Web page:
Northern Ireland election to take place in seven weeks as government collapses
Stormont Assembly election will take place on March 2, the Northern Ireland Secretary has announced.
James Brokenshire called the poll minutes after a deadline elapsed that effectively triggered the collapse of the powersharing executive in Belfast.
Mr Brokenshire was obliged by law to set an election date after Sinn Fein brought down the institutions by refusing to replace Martin McGuinness as deputy first minister.
Mr McGuinness quit last week citing irreconcilable differences with his long-term Democratic Unionist partners in government.
NI Secretary James Brokenshire says the Stormont crisis does not affect the timing of the triggering of Article 50 pic.twitter.com/fKDuIhOPt8— RTÉ News (@rtenews) January 16, 2017
The deadline for Sinn Fein to re-nominate a minister passed at 5pm on Monday.
Mr Brokenshire said: "No one should underestimate the challenge faced to the political institutions here in Northern Ireland and what is at stake.
"While it is inevitable that debate during an election period will be intense, I would strongly encourage the political parties to conduct this election with a view to the future of Northern Ireland and re-establishing a partnership government at the earliest opportunity after that poll.
"The Government continues to stand firmly behind its commitment to the Belfast Agreement and its successors, and our responsibilities to safeguard political stability.
"We will continue to do all that we can to find a way forward and secure the continuation of devolved government and I will make a further statement in Parliament tomorrow."
Tonight Taoiseach Enda Kenny confirmed that he had spoken with Prime Minister Theresa May by phone.
In a statement, released from Mr Kenny's office, it was confirmed that the pair discussed the current situation in Northern Ireland.
"They both expressed the hope that the election campaign would be respectful, noting that following the election the Northern Ireland parties would once again have to engage on the various challenges they face.
"The Taoiseach and Prime Minister repeated their desire to see the institutions established under the Good Friday Agreement operating effectively, and in particular to have a fully functioning Executive in place as soon as possible.
"The Prime Minister also took the opportunity to discuss the speech on Brexit which she plans to deliver tomorrow. The Taoiseach reiterated key concerns for Ireland, covering the economic and trading relationship, the common travel area, and the Northern Ireland Peace Process including border issues."
Responding to the announcement Foreign Affairs Minister Charlie Flanagan said he spoke with Secretary of State Brokenshire on this matter this afternoon.
"we agreed that both Governments should continue to work closely together in the weeks to come, looking ahead to the post-election period, when a new power-sharing Executive will need to be formed.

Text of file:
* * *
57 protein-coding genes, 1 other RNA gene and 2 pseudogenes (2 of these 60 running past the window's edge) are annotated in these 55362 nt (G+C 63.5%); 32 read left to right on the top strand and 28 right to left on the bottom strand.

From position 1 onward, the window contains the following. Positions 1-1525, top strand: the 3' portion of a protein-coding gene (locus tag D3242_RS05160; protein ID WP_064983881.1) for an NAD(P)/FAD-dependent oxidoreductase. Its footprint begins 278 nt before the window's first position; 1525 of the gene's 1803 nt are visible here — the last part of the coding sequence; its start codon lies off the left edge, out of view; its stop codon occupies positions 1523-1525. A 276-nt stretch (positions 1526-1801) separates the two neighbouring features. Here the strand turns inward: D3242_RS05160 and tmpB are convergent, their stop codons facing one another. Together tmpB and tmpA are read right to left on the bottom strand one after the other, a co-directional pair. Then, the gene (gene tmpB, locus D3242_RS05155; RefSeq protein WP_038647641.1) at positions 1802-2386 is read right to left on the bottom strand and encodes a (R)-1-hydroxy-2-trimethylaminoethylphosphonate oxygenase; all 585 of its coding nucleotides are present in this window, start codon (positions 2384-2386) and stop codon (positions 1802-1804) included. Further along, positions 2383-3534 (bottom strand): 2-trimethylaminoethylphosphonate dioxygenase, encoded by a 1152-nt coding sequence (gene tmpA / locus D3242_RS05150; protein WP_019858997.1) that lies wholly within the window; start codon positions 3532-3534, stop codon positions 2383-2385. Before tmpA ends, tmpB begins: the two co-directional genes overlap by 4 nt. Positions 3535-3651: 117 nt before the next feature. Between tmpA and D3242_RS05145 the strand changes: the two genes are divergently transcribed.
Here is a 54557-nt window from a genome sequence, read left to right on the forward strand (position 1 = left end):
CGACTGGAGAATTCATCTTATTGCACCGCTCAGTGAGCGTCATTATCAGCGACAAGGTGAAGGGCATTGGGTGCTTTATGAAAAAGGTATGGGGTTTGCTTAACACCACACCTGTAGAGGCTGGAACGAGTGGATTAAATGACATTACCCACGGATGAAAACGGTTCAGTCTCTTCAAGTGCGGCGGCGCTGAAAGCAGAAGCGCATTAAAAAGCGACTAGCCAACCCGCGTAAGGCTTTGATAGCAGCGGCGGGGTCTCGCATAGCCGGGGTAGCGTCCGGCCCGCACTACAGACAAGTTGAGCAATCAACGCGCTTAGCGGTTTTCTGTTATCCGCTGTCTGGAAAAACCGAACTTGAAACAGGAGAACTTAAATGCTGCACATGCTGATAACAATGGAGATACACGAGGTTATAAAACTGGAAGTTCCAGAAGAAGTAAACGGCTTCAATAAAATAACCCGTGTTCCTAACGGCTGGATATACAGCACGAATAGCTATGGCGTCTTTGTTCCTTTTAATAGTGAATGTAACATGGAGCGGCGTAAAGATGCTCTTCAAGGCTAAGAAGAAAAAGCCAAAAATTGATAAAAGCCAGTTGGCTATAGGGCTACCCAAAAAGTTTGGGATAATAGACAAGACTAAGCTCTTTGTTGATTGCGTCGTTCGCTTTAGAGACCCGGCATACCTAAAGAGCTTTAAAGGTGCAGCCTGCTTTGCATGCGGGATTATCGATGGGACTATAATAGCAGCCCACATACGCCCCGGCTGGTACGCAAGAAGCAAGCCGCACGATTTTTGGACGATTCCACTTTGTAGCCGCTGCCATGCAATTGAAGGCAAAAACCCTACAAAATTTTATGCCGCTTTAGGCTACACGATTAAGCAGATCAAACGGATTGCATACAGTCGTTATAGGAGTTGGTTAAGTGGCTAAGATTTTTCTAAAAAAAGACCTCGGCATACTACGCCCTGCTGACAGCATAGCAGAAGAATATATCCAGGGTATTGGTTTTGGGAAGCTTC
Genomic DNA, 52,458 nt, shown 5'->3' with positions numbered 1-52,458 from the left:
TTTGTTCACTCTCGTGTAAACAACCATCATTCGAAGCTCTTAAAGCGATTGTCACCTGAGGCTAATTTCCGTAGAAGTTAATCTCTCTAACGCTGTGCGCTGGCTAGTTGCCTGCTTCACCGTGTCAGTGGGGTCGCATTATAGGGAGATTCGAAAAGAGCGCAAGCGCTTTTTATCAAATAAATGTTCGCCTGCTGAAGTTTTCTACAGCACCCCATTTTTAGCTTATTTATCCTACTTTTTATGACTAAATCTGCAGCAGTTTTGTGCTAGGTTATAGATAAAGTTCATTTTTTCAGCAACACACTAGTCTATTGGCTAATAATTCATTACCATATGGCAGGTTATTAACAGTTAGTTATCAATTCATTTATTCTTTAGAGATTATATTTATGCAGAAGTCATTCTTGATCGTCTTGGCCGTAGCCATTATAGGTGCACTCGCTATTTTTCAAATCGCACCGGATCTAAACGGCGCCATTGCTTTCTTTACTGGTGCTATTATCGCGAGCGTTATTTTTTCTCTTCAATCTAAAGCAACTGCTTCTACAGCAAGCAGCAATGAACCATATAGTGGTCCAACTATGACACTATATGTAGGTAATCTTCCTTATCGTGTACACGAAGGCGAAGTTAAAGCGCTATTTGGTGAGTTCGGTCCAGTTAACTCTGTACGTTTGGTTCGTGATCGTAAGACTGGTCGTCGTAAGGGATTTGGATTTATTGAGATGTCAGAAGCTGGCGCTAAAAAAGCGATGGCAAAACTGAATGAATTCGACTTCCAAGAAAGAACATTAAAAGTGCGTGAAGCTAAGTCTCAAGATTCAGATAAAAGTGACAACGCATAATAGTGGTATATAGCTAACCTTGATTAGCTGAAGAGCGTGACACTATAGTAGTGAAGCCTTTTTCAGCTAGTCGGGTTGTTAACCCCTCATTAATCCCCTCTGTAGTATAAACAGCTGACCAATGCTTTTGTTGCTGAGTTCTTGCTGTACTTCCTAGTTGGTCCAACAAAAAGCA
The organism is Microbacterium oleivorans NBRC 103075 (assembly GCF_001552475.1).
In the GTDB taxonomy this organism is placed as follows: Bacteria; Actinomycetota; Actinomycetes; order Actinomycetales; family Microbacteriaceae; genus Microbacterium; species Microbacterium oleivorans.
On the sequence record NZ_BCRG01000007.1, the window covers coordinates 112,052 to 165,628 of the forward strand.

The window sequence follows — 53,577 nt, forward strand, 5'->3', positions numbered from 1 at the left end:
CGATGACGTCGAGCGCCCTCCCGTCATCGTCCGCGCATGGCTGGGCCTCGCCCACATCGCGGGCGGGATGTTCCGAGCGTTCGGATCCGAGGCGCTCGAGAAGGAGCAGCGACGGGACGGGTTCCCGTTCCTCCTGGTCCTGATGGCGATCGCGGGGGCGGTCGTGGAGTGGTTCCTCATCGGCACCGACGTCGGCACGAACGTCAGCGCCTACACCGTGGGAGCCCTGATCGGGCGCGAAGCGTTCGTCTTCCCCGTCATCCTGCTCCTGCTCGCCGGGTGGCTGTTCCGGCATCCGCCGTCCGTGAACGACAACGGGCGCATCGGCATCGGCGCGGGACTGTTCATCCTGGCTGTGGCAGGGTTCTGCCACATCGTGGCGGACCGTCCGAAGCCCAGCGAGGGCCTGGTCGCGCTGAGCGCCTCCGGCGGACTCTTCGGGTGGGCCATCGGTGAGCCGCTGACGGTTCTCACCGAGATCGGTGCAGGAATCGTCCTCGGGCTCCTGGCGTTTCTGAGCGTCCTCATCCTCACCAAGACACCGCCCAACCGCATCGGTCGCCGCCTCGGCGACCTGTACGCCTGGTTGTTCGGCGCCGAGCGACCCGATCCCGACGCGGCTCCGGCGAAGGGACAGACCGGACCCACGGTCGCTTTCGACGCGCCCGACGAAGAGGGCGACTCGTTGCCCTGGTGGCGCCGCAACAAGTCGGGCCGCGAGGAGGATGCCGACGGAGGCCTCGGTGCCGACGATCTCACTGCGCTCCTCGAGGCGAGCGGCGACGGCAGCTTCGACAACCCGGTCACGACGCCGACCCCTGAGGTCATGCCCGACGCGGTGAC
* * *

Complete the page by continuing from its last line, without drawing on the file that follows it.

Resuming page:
“In this regard, as the Assembly election campaign gets underway, I reiterate my call to all parties in the election to act responsibly in word and deed so that the political institutions of the Good Friday Agreement will not be damaged in the longer term.
“These institutions, including the Assembly and the Executive, are indispensable for addressing the needs and concerns of people in Northern Ireland, including peace, prosperity, reconciliation and indeed the considerable challenges posted by the upcoming Brexit negotiations.
“Any election campaign will see different points of view raised, but voters are entitled to expect that their political representatives will come together respectfully, in accordance with the principles of the Good Friday Agreement, to deliver solutions for all of the people of Northern Ireland. I urge all parties contesting the Assembly election to bear that duty in mind in the weeks ahead.
“As a co-guarantor of the Good Friday Agreement, the Irish Government will continue to work with the British Government and the political parties to advance political stability, reconciliation and economic prosperity in Northern Ireland.”
Mr McGuinness's resignation was precipitated by the renewable heat incentive (RHI) scandal - a botched eco-scheme set to cost Stormont £490 million - but that row has also reignited a range of other bitter disputes dividing the coalition.
Sinn Fein MLA Michelle O'Neill told the Assembly: "The DUP have treated these institutions and sections of the community with contempt and arrogance.
"Today, Sinn Fein will not re-nominate for the position of deputy first minister."
Ms O'Neill said Sinn Fein would only return to government if there was "real and meaningful change".
Mr McGuinness's resignation automatically removed DUP leader Arlene Foster from her position as first minister - as executive structures dictate one cannot govern without the other.
On Monday, the DUP renominated Mrs Foster to the post. That was rendered meaningless by Sinn Fein's subsequent refusal to renominate its own incumbent at the head of the executive.
Mrs Foster claimed the electorate did not want or need an election.
She accused Sinn Fein of triggering a poll because they did not like the outcome of last May's vote.
"They have forced an election that risks Northern Ireland's future and stability, and which suits nobody but themselves," she said.
Theresa May phoned Mrs Foster and Mr McGuinness early on Monday in a last-ditch effort to prevent the collapse of the devolved administration. But her intervention was to no avail.
The Stormont Assembly will limp on until it is formally dissolved next week, when the election campaign will begin in earnest.